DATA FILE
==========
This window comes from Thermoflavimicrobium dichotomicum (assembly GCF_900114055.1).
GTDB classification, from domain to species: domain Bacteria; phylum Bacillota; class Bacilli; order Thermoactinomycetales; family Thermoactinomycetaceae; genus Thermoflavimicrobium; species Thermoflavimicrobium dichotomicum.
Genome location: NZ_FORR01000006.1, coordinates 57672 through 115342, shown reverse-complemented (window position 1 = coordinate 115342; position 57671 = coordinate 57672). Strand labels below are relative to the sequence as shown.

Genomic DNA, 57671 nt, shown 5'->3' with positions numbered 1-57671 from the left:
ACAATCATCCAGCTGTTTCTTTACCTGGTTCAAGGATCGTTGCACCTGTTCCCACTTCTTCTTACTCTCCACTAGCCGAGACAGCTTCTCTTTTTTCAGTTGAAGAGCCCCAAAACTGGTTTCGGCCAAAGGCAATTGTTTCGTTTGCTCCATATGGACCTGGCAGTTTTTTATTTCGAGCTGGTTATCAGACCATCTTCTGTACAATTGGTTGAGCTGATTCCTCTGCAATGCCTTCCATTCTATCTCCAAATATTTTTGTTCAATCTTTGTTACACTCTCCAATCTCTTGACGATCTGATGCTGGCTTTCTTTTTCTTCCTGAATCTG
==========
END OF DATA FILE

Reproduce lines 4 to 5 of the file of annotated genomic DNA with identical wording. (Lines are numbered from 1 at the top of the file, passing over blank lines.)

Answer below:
Genomic DNA, 57671 nt, shown 5'->3' with positions numbered 1-57671 from the left:
ACAATCATCCAGCTGTTTCTTTACCTGGTTCAAGGATCGTTGCACCTGTTCCCACTTCTTCTTACTCTCCACTAGCCGAGACAGCTTCTCTTTTTTCAGTTGAAGAGCCCCAAAACTGGTTTCGGCCAAAGGCAATTGTTTCGTTTGCTCCATATGGACCTGGCAGTTTTTTATTTCGAGCTGGTTATCAGACCATCTTCTGTACAATTGGTTGAGCTGATTCCTCTGCAATGCCTTCCATTCTATCTCCAAATATTTTTGTTCAATCTTTGTTACACTCTCCAATCTCTTGACGATCTGATGCTGGCTTTCTTTTTCTTCCTGAATCTG